What made John Carmack a legend in C++ programming? And which lessons to learn from him when adopting the new standards?

Have you already seen a basketball or a soccer player plays a simple yet effective game to such a point that you say: Why couldn’t everybody play like him, he uses only easy techniques?

And as C++ programmer I had the same remark when exploring the John Carmack source code. It’s so simple, we wonder why we can ‘t develop like him.

Let’s explore some Doom3 source code choices and try to understand why the code even if it’s simple, it’s very efficient.

On November 23, 2011 id Software maintained the tradition and it released the source code of their previous engine. This source code was reviewed by many developers, here’s as an example of Doom3 feedback from fabien (orginal source):

Doom 3 BFG is written in C++, a language so vast that it can be used to generate great code but also abominations that will make your eyes bleed. Fortunately, id Software settled for a C++ subset close to “C with Classes” which flows down the brain with little resistance:

  • No exceptions.
  • No References (use pointers).
  • Minimal usage of templates.
  • Const everywhere.
  • Classes.
  • Polymorphism.
  • Inheritance.

To resume only a subset of the c++98 standard is used. And Here are some design choices of Doom3:

1 – Provides a common base class with useful services.

Many classes inherit from the idClass:

doom10

The idClass  provides the following services:

  1. Instance creation.
  2. Type info management.
  3. Event management.

doom11

 

2- Make easy the string manipulation

Generally, the string is the most used type in a project, many treatments are done using them, and we need functions to manipulate them.

Doom3 defines the idstr class which contains almost all useful methods to manipulate strings, no need to define your own method as the case of many string classes provided by other frameworks.

3- The source code is highly decoupled from the GUI framework (MFC)

In many projects using MFC, the code is highly coupled with their types, and you can find types from MFC everywhere in the code.

In Doom3, The code is highly decoupled with MFC, only GUI classes have a direct dependency on it. As shown by this following CQLinq query:

doom3

 

This choice has a big impact on the productivity. Indeed, only the Gui developers must care about the MFC framework, and for the other developers, it’s not mandatory to waste time with MFC.

4- It provides a very good utility library (idlib)

In almost all projects the most used types are utility classes, as shown by the result of this following query:

doom4

As we can observe the most used are utility ones. If  C++ developers don’t use a good framework for utilities, they spend most of their development time to fight with the technical layer.

idlib provides useful classes with all needed methods to treat string, containers, and memory. Which facilitate the work of developers and let them focus more on the game logic.

5- The implementation is very easy to understand

Doom3 implements a hardcoded compiler, and as known by C++ developers, it’s not an easy task to develop parsers and compilers. However, the implementation of the Doom3 is very easy to understand and its code is very clean.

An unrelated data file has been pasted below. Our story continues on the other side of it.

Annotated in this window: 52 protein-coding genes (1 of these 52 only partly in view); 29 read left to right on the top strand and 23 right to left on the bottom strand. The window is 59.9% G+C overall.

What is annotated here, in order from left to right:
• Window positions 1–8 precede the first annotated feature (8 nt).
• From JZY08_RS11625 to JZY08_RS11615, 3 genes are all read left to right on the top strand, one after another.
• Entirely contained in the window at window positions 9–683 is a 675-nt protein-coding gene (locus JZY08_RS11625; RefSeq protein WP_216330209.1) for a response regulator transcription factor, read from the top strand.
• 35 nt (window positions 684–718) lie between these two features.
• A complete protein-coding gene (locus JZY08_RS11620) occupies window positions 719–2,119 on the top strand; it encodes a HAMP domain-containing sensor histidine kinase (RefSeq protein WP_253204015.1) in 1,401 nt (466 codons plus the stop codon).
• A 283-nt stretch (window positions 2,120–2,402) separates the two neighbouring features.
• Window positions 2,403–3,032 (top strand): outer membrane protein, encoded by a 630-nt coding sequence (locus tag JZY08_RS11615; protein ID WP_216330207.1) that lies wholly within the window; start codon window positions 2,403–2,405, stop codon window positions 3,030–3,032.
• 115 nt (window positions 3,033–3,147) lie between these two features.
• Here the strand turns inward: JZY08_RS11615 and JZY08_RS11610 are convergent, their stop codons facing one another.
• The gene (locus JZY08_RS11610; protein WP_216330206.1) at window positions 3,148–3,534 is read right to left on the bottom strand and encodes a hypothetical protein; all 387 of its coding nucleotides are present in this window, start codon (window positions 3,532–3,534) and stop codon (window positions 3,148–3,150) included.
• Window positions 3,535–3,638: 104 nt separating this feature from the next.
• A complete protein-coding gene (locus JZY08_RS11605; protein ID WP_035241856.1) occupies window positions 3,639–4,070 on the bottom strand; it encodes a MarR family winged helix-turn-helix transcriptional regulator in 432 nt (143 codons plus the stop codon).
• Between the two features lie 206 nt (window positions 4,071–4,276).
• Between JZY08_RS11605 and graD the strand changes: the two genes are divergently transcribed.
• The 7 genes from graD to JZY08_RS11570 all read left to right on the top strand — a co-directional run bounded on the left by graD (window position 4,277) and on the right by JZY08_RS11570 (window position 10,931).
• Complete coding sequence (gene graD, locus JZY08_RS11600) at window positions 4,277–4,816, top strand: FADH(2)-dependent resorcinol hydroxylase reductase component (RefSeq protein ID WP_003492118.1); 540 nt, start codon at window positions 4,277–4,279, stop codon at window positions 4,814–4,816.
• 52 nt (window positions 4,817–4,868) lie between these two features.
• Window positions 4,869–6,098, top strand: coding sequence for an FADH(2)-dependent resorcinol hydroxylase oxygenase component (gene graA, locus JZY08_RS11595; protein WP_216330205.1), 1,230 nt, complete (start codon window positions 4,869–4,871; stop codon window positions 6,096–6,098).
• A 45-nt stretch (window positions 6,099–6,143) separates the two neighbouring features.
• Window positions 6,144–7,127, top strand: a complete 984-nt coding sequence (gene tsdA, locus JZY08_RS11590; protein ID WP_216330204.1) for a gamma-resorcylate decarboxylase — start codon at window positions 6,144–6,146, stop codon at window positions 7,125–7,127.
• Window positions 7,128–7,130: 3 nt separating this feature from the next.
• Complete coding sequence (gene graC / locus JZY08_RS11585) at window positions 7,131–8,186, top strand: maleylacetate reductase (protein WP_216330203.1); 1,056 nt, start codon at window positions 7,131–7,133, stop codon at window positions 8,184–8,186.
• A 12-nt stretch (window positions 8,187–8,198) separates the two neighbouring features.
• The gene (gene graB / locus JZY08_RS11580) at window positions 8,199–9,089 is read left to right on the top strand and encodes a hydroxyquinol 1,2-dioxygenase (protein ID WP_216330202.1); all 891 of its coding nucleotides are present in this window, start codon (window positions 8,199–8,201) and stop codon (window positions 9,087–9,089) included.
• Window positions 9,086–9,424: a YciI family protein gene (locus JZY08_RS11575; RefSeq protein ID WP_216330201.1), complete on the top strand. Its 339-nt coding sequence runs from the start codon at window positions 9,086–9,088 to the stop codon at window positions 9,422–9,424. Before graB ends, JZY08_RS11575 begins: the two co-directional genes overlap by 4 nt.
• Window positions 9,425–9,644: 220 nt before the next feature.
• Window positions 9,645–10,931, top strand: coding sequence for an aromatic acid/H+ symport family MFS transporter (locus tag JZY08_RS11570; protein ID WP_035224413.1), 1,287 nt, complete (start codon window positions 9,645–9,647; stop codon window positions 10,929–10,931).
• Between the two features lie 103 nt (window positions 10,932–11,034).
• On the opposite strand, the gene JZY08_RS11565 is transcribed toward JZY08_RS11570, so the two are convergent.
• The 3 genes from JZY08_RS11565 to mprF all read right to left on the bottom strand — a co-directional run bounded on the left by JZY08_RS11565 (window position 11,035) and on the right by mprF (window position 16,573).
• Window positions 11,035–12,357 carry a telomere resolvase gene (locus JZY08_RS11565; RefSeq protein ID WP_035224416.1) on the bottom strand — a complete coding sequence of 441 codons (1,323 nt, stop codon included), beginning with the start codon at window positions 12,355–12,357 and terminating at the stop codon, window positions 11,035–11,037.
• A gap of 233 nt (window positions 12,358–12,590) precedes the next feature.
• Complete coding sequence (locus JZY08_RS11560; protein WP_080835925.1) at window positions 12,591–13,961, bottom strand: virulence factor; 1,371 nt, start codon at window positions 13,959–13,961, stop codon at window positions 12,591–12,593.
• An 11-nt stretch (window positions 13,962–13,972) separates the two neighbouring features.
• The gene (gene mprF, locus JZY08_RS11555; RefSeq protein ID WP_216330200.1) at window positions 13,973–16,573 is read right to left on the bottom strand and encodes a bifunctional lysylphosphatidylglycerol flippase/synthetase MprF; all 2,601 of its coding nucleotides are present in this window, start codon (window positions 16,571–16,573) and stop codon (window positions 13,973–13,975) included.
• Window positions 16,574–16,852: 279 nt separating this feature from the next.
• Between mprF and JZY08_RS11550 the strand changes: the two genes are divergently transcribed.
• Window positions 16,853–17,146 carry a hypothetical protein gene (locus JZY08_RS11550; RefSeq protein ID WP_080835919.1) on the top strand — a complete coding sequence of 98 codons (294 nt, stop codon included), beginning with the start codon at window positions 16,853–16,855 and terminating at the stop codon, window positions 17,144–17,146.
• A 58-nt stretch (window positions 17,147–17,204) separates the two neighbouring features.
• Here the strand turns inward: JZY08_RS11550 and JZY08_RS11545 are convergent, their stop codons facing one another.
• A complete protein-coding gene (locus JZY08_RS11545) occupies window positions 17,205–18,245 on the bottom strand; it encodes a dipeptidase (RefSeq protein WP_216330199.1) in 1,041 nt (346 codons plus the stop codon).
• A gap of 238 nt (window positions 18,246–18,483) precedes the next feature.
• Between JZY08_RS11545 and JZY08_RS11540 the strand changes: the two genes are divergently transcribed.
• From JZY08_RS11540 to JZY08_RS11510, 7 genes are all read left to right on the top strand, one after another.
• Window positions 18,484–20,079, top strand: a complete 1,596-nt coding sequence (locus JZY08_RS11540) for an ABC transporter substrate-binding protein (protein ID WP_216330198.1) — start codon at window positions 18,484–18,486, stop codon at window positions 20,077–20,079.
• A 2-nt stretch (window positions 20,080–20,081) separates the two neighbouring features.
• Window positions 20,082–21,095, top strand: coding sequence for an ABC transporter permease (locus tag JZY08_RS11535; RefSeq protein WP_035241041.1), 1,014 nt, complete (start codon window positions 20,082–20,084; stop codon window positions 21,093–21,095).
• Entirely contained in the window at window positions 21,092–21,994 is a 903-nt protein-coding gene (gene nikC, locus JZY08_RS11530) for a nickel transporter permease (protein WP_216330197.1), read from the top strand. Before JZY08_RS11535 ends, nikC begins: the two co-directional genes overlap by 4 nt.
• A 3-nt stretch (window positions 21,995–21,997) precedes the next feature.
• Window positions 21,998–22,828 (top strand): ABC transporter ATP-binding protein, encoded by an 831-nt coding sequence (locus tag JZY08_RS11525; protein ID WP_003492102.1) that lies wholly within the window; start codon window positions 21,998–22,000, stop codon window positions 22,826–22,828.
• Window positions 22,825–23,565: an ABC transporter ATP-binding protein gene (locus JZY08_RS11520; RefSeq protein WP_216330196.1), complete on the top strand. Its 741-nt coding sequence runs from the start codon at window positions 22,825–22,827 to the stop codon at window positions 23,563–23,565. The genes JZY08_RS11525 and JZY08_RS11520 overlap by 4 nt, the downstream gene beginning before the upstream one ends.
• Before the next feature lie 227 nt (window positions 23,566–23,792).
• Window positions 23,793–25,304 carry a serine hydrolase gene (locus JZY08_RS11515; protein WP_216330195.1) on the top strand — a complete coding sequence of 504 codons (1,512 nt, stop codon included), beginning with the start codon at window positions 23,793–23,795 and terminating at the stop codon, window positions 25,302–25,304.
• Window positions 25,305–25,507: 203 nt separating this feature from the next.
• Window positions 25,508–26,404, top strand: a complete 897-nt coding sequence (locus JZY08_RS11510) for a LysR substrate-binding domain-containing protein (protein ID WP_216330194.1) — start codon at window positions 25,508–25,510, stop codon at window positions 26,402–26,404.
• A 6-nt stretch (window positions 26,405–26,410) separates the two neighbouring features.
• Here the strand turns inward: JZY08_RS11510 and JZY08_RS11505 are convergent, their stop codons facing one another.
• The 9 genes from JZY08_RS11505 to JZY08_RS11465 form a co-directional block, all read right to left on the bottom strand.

Here’s the dependency graph of the classes used by the compiler:

doom16

And here’s a code snippet from the compiler source code:

doom15

We already study the source code of many parsers and compilers. But it’s the first time we discover a compiler with a source code very easy to be understood, it’s the same for the whole Doom3 source code. It’s magic. When we explore the Doom3 source code, we can’t say: WOW it’s beautiful!

To resume the Doom3 source code is very clean, easy to understand and maintain and use only a subset of the standard. No advanced techniques were used and it respects a basic best practices of designing, naming and formatting the code.

We can say that the John Carmack secret was the KISS principle as defined in wikipedia:

KISS is an acronym for "Keep it simple, stupid" as a design principle noted by the U.S. Navy in 1960.[1][2] The KISS principle states that most systems work best if they are kept simple rather than made complicated; therefore simplicity should be a key goal in design and unnecessary complexity should be avoided. The phrase has been associated with aircraft engineer Kelly Johnson (1910–1990).[3] The term "KISS principle" was in popular use by 1970.[4] Variations on the phrase include: "Keep it simple, silly", "keep it short and simple", "keep it simple and straightforward",[5] "keep it small and simple" and "keep it stupid, simple".[6]

What’s interesting about this definition is the following assertion:

The KISS principle states that most systems work best if they are kept simple rather than made complicated.

What lessons to learn when adopting the new C++ standards?

The new standards introduced many new interesting features. Think that using all these features will make your code very efficient it’s a bad idea.  many new features are more useful to develop the generic libraries especially all the features related to the generic programming.

Don’t force yourself to use all the new features, use a feature only if it’s absolutely needed and contribute to making your code more efficient.For example, this interesting post talks about the drawbacks of the overuse of the auto keyword.